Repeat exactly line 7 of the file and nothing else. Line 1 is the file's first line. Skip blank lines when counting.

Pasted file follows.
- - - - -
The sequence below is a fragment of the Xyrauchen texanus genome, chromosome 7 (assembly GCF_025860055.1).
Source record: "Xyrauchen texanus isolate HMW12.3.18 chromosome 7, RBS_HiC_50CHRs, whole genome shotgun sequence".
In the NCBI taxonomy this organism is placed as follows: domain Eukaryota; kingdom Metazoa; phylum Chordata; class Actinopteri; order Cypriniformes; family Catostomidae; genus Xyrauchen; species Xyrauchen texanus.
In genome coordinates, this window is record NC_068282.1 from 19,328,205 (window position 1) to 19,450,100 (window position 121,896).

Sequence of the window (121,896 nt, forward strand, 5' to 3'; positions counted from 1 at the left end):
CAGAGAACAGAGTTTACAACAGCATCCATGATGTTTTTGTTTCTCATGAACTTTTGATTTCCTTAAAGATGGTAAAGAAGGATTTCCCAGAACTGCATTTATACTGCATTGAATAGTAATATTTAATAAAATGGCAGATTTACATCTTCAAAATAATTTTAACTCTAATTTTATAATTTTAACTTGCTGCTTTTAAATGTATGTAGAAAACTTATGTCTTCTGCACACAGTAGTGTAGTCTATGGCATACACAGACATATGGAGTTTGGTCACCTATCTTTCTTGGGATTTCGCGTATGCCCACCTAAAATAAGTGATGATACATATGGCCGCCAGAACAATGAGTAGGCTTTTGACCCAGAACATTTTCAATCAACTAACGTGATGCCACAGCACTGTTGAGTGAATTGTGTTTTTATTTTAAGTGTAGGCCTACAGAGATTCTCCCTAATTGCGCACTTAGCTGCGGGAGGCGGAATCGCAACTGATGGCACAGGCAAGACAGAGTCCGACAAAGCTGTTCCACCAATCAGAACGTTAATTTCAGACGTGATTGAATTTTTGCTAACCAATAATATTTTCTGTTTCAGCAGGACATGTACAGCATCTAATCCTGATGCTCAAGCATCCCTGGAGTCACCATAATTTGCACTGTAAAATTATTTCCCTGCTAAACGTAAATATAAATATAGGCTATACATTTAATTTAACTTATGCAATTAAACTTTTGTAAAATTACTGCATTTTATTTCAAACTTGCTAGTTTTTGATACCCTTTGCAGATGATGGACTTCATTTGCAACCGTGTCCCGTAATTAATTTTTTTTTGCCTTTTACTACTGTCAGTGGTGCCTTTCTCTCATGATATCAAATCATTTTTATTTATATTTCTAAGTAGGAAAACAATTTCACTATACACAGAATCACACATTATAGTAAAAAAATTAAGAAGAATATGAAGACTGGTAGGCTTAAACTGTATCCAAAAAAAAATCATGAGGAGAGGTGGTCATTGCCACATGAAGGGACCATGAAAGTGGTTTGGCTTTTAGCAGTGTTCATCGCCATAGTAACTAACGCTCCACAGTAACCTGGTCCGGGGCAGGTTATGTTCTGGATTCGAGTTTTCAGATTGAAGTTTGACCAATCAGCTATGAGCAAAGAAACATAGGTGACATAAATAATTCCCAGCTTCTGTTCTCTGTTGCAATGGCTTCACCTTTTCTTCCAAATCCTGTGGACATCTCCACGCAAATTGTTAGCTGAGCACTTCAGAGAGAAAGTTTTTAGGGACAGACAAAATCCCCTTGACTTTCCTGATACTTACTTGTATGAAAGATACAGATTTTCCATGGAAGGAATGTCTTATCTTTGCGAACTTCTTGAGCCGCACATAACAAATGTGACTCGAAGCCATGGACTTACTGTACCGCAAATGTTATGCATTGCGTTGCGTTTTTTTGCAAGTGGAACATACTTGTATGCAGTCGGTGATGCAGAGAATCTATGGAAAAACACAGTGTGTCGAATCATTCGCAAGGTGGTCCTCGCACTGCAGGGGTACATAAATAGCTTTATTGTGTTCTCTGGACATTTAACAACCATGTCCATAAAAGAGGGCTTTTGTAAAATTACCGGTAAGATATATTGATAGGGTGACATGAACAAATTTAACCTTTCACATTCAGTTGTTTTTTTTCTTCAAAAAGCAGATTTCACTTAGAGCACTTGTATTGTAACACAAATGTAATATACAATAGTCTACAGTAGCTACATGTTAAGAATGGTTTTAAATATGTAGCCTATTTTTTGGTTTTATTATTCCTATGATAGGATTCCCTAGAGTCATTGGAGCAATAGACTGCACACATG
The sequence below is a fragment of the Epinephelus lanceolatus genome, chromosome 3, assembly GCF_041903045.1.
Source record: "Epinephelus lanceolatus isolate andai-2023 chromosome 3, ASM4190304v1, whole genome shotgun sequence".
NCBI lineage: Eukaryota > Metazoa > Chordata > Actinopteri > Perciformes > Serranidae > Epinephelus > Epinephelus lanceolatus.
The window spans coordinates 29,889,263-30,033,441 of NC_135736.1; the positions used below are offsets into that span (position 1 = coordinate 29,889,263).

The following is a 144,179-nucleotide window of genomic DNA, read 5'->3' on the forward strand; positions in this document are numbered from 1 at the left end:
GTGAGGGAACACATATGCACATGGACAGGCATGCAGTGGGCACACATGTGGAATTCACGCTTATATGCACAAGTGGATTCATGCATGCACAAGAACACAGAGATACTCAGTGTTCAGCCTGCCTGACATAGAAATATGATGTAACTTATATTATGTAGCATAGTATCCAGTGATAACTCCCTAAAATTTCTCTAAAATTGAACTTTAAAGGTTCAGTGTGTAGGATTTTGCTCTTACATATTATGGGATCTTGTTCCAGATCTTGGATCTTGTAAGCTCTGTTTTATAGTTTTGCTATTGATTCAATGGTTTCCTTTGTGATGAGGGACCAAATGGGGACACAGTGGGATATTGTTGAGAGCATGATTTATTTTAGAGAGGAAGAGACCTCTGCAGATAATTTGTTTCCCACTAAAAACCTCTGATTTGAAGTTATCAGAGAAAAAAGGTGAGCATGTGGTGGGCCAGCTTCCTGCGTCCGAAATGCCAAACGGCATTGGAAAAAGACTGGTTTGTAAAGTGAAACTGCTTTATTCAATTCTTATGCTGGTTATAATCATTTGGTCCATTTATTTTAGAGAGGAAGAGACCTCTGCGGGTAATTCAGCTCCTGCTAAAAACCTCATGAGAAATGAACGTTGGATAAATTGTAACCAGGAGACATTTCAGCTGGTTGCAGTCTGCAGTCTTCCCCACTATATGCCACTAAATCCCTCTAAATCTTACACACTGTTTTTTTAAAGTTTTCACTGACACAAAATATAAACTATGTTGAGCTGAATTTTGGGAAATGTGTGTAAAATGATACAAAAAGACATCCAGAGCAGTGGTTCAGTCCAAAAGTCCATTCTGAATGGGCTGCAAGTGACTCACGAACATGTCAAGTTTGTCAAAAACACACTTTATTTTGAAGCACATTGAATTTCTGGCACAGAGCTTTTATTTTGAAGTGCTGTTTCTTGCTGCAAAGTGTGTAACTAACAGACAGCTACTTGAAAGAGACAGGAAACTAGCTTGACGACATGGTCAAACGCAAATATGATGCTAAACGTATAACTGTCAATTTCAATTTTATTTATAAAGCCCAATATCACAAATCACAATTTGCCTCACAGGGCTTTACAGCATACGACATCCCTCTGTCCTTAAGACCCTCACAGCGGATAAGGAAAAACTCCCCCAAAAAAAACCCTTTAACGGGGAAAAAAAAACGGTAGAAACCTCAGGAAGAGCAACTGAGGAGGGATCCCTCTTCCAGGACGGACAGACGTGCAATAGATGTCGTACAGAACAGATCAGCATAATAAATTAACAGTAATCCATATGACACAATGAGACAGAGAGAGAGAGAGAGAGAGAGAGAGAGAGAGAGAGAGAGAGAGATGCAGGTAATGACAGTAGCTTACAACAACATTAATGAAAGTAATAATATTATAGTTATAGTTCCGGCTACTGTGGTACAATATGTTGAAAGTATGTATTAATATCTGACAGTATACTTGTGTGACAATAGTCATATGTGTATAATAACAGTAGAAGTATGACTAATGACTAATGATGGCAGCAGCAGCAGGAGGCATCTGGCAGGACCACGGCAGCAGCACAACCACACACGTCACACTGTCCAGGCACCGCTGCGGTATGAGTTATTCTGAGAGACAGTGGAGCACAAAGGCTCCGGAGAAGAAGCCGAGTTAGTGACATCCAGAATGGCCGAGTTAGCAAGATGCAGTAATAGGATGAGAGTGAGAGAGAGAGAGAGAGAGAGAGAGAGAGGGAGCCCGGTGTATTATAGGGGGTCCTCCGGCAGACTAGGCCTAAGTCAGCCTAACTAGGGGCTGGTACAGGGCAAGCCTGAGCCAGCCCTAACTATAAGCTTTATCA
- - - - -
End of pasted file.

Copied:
The sequence below is a fragment of the Epinephelus lanceolatus genome, chromosome 3, assembly GCF_041903045.1.